Iran was an exception for quite some time, but no more. This past Wednesday, the Islamic State attacked Iran’s parliament building and the mausoleum of Ayatollah Khomeini – the two places personifying in quintessence Iran’s political sovereignty and ideological foundation; in other words, the parliament is a symbol of Iranians’ struggle against monarchy and the mausoleum is the symbol of revolution’s triumph. Before it could take place the attack on an unnamed third target was neutralized by the security forces. At least 12 people were killed and nearly 50 injured, while all the six attackers were also eliminated. Strangely, and much to the wonder of many who run amok to escape such murderous assaults, the Iranian parliament remained in session, eliciting Speaker Ali Larijani’s quip that the firing that ranged through the premises was a “trivial matter”. That indeed is an expression of high morale on the part of the Iranian parliamentarians. But the IS attackers too have succeeded in their own way: Their attack has triggered a nasty blame game. President Hassan Rouhani’s message, in line with his moderate temperament, was polite and balanced. He described the terrorist attack as a “global problem”, emphasizing that unity at regional and global levels to fight this curse is need of today’s world. But the Revolutionary Guards were much less inhibited: they blamed Saudi Arabia “after the meeting of the president of the United States with the leader of one of the region’s reactionary governments.”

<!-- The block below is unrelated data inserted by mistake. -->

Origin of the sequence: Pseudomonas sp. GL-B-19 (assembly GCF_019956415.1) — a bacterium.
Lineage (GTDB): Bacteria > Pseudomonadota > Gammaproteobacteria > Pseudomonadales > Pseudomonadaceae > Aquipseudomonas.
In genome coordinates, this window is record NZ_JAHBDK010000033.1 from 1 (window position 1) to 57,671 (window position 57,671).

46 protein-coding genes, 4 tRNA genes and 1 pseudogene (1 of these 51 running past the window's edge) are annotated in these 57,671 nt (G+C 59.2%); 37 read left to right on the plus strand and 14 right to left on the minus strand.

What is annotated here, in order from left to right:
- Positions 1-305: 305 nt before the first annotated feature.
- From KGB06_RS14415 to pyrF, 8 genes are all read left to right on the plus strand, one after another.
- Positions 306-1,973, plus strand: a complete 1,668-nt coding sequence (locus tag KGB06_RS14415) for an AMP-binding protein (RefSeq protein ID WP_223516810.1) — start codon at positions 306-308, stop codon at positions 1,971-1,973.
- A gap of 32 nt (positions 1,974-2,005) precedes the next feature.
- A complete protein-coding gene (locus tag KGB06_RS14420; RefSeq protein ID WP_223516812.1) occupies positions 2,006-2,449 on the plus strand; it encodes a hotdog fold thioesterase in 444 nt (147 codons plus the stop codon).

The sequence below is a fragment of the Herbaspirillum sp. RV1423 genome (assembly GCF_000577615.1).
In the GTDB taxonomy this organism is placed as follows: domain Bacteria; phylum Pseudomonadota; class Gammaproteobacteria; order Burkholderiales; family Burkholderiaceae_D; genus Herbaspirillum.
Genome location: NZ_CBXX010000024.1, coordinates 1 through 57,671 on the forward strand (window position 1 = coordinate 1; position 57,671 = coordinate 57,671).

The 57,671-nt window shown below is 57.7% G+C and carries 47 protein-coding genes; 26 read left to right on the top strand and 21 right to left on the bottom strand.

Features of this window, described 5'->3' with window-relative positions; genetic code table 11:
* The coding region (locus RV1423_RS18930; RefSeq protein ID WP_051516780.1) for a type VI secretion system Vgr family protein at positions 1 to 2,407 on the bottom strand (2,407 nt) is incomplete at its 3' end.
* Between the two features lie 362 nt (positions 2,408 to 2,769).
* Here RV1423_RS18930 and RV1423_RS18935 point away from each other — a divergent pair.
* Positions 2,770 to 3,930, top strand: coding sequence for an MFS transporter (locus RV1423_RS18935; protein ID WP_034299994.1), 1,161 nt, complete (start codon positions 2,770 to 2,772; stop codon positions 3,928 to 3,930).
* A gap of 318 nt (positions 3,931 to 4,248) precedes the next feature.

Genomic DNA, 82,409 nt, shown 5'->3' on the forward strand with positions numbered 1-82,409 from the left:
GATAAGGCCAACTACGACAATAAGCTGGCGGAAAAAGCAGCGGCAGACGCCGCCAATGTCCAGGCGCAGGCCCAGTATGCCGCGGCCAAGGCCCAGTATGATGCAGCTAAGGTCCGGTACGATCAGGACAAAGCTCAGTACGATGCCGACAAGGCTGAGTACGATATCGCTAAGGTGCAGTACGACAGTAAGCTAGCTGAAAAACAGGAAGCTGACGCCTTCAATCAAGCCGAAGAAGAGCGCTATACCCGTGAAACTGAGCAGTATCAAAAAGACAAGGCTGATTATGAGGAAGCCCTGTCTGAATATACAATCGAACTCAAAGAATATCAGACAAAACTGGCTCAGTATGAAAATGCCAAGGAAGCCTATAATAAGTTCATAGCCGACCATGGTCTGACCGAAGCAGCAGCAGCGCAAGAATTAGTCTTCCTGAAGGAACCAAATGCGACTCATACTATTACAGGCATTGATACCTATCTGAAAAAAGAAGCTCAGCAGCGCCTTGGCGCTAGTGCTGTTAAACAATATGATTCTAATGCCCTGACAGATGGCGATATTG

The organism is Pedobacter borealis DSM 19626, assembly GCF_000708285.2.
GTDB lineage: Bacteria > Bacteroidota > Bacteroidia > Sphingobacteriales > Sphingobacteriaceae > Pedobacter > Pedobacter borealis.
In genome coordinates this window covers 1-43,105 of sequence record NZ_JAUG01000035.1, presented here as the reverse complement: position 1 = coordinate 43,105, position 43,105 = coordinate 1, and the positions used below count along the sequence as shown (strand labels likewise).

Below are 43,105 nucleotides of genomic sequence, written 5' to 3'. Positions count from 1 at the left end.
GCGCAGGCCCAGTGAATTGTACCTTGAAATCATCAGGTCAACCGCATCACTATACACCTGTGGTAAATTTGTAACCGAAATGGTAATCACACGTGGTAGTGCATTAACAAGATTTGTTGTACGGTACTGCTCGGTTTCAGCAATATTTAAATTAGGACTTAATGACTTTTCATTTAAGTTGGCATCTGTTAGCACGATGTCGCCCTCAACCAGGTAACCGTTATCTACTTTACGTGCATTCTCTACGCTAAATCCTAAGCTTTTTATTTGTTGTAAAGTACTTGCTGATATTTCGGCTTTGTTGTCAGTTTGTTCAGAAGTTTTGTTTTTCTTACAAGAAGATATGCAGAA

The Islamic State is no one’s friend. It attacked Riyadh several times while this is their first attack in Iran. It is a case of chickens coming home to roost. It is the end-product of the proxy wars that Iran and Saudi Arabia waged across the Middle East and beyond, including Pakistan. If it says it would “conquer Iran and restore it to Sunni Muslim nation as before” what is it then its mission in the Sunni countries like Afghanistan and Pakistan and some others where its foot soldiers have shed far more innocent blood. Islamic State is a common enemy of Sunnis and Shias, as it is also of the religious minorities in the Middle East and Africa and Christians in Europe. Should its attacks on the Iranian parliament and the shrine of Ayatollah Khomeini succeed in raising the ante of a clash between the powers on the two sides of the Gulf it would have achieved its objective. IS is no more a proxy of anyone; over the years it has become the fighting arm of Abu Baker al-Baghdadi’s ‘caliphate’ and is out to secure its domination all over the globe. Its attacks seem to have thrown the Islamic Republic into a state of unease in a region which is already witnessing heightened tensions.